Long before Lady Gaga and her rallying cry for acceptance, love and respect for all little monsters, French novelist Victor Hugo — in his own fashion — spoke up for the disenfranchised and misunderstood. Both The Hunchback of Notre Dame (with its grotesque bell-ringer and ostracized gypsies) and Les Misérables (which Hugo wrote after having witnessed the arrest of a starving bread thief) have stood the test of time, later adapted for film, television and musical theater.
For its second production of 2018, Art Factory is premiering Houston's first professional presentation of the musical, The Hunchback of Notre Dame, though they tell us it's been performed locally in academic settings. And who better to portray the main protagonist Quasimodo — a sequestered hunchback who is practically deaf — than actor Colton Berry, who knocked it out of the park as the half feral Bat Boy in 2016?
"The message of quality and acceptance is so true, constantly spoken in the show; it hasn’t changed," says Berry. "Trying to find a level playing ground for all humans."
Arguably the darkest production in the film-to-stage stable for Walt Disney Theatrical, the musical — music by Alan Menken, lyrics by Stephen Schwartz and book by Peter Parnell — includes songs from the 1996 animated film. Which gives the musically inclined Art Factory (who have an ambitious six-event live concert series in the works this year), an opportunity to invite local vocalists on stage to sing in the cathedral choir.
"Not a lot of shows do it — have the choir onstage — but I totally understand why it’s designed that way," says Berry. "I’ve been to Notre Dame and seen the choir sing; it's one of the most awe inspiring experiences that I’ve ever had. That Latin: everything is changed, the sound. It really sets the auditory backdrop, the beautiful story."
The characters narrate throughout, beginning and ending with the elderly gypsy beggar Clopin, played by Luke Hamilton. He opens the play with Quasimodo's origins story, then closes with a thought-provoking question about good versus evil.
"'What makes a monster and what makes a man?' The line is sort of the whole theme of the show," says Berry. "Are you a monster because you’re different or are you a monster because you’re a bad person? What we learn is that Quasimodo is really the hero here and he’s got the truest soul and purest heart."
Berry notes that it's typical of very early theater pieces to preach to the audience directly. "Are you a monster audience member, here with us, equal to us, here for the furthering of good society and accepting your neighbor, not putting yourself up on the pedestal? Or are you making monstrous choices?"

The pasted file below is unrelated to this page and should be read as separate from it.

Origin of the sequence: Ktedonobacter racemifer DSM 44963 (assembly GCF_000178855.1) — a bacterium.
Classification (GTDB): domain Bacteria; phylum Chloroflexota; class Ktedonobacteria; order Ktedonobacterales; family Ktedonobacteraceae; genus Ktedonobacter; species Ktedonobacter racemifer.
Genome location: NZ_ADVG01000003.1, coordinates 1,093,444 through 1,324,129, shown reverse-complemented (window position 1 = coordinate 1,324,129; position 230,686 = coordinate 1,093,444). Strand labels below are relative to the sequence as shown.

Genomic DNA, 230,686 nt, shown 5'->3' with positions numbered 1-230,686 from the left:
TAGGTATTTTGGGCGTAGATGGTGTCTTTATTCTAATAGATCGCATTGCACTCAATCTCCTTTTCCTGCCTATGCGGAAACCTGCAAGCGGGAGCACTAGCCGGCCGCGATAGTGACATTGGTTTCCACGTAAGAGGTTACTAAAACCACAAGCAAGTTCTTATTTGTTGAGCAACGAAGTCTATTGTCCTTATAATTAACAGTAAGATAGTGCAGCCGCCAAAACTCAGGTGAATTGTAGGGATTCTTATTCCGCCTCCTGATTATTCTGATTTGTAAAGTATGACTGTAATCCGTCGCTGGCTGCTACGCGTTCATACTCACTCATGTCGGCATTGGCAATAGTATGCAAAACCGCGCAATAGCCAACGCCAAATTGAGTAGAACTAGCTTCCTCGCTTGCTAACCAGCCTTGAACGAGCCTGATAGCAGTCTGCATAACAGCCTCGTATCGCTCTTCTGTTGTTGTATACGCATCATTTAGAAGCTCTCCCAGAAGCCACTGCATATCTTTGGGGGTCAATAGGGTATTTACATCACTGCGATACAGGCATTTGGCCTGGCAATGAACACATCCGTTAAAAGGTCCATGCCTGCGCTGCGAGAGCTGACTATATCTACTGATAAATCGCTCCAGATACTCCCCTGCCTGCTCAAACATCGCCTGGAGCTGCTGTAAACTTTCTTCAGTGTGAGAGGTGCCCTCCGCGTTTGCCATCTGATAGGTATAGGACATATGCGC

As the leitmotifs are unveiled, either through instrumentation or vocally, we'll hear several of our favorites: Quasimodo's "Out There," Esmeralda's "God Help the Outcasts," Frollo's "Hellfire," and "Topsy Turvy."
"Some of them were written for the film. 'Someday,' in the closing credits in the film now makes a huge statement in the show. 'Recs and Recreation' — they've really expanded the score from there. It almost feels like an opera," says Berry.
Mark Jackson is playing Judge Claude Frollo, Raven Troup is Esmeralda and Jayson Kolbicz is Phoebus (Frollo's guard), with an ensemble of Brennan Ashley, Sydney Blankenship, Michael Castillo, Savannah Lee, Edith Maldonado, Julia Noble and Victoria Riley bringing the gargoyles, gypsies and Parisian characters to life.
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"Raven can do some pretty amazing things. The cast is absolutely stunning," says Berry. "It’s not a direct translation of the animated film, just the songs and characters. This isn’t a dramatic version of the Hugo novel. The music pushes it along.
"It’s a much darker and more serious tone," says Berry, adding that it's not necessarily inappropriate for children, just that it has mature themes.
The set design will be stripped of the standard pomp and circumstance — very clean and open — though they do plan to stay true to Hugo's color palette. There will be bells, natch, and a stained glass window, which leaves plenty of room for that onstage choir.
Performances of The Hunchback of Notre Dame run March 24 through April 8, 8 p.m. Fridays and Saturdays, 5 p.m. Sundays, Art Factory, 1125 Providence, 832-210-5200, artfactoryhouston.com, $25.